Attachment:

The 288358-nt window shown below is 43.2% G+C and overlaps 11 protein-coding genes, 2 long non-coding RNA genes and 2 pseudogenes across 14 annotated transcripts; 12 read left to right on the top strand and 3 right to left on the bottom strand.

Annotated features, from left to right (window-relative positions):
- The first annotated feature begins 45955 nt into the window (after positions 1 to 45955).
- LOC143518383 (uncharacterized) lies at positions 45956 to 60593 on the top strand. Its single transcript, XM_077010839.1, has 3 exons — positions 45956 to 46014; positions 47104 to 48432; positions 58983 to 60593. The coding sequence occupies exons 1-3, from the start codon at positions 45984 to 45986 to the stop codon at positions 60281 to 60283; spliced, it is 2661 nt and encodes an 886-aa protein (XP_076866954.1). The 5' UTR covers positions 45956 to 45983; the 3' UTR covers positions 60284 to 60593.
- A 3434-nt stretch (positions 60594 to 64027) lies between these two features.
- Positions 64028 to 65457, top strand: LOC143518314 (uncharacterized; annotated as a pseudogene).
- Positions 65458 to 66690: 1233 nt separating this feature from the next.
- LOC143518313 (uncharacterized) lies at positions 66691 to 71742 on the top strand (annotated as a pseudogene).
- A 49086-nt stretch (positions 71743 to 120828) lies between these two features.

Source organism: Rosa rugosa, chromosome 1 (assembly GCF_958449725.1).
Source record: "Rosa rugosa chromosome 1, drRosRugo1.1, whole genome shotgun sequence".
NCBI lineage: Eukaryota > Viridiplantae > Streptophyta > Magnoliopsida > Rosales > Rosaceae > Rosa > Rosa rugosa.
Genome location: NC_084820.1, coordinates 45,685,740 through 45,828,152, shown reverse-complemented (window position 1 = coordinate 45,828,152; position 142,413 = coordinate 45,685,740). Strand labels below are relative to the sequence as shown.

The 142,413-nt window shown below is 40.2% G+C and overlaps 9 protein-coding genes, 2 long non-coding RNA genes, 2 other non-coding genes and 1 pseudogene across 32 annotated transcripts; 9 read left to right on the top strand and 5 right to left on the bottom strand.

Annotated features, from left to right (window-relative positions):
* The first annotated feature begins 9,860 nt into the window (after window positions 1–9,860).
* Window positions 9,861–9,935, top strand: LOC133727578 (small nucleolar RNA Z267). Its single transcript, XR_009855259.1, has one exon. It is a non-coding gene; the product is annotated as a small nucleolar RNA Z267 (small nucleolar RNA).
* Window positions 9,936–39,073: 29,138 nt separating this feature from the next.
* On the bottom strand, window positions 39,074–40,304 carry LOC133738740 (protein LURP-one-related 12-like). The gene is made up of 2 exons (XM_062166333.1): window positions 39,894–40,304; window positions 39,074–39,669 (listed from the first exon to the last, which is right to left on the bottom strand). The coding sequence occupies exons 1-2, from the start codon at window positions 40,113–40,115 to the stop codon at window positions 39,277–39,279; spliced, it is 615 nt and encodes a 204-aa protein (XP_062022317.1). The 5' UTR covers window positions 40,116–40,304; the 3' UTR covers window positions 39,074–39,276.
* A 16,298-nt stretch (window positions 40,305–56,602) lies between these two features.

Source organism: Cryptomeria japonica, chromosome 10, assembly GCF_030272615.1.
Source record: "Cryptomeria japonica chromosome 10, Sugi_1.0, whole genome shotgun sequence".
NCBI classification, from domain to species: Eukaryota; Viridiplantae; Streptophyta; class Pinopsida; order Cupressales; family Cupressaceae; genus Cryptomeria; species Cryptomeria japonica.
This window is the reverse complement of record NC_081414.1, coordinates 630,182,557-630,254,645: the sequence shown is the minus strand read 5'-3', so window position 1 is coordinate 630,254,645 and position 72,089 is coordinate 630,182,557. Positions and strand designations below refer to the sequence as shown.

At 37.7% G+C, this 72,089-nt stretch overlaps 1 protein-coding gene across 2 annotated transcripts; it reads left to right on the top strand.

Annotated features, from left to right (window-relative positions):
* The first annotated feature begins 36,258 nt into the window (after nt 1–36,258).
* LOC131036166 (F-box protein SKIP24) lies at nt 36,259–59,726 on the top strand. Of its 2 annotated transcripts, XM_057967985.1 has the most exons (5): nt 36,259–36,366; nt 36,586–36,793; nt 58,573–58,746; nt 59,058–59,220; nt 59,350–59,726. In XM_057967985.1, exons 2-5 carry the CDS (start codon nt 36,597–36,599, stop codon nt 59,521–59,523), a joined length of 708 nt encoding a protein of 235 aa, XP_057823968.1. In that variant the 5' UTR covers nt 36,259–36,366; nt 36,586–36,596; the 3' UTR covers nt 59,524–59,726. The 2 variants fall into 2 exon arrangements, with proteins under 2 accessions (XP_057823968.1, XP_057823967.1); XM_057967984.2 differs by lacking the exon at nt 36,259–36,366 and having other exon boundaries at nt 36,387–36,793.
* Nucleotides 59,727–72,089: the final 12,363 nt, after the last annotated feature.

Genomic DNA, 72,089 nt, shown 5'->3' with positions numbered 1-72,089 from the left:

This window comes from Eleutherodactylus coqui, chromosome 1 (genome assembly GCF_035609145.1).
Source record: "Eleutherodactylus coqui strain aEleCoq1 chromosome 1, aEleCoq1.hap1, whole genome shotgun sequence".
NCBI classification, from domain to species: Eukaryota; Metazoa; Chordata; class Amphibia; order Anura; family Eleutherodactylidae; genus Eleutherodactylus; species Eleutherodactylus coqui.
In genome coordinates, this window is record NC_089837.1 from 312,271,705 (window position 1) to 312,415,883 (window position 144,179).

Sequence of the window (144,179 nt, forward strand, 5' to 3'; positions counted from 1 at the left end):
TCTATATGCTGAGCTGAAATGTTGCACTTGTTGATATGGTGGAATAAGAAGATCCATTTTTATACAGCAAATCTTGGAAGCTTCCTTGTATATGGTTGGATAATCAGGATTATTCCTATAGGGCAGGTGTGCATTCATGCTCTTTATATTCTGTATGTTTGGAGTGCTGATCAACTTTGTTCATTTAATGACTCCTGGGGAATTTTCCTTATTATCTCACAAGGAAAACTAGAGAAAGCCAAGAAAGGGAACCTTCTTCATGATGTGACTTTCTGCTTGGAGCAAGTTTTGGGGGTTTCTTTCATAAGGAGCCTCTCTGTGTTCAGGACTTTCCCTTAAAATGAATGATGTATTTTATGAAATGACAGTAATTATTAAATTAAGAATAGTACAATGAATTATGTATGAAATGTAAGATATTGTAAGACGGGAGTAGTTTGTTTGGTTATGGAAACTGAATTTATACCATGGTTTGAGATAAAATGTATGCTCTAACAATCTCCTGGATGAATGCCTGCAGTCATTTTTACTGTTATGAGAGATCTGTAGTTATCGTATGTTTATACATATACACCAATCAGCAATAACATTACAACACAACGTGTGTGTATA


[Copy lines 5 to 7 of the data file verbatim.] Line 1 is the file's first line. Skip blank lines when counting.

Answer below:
- A 3434-nt stretch (positions 60594 to 64027) lies between these two features.
- Positions 64028 to 65457, top strand: LOC143518314 (uncharacterized; annotated as a pseudogene).
- Positions 65458 to 66690: 1233 nt separating this feature from the next.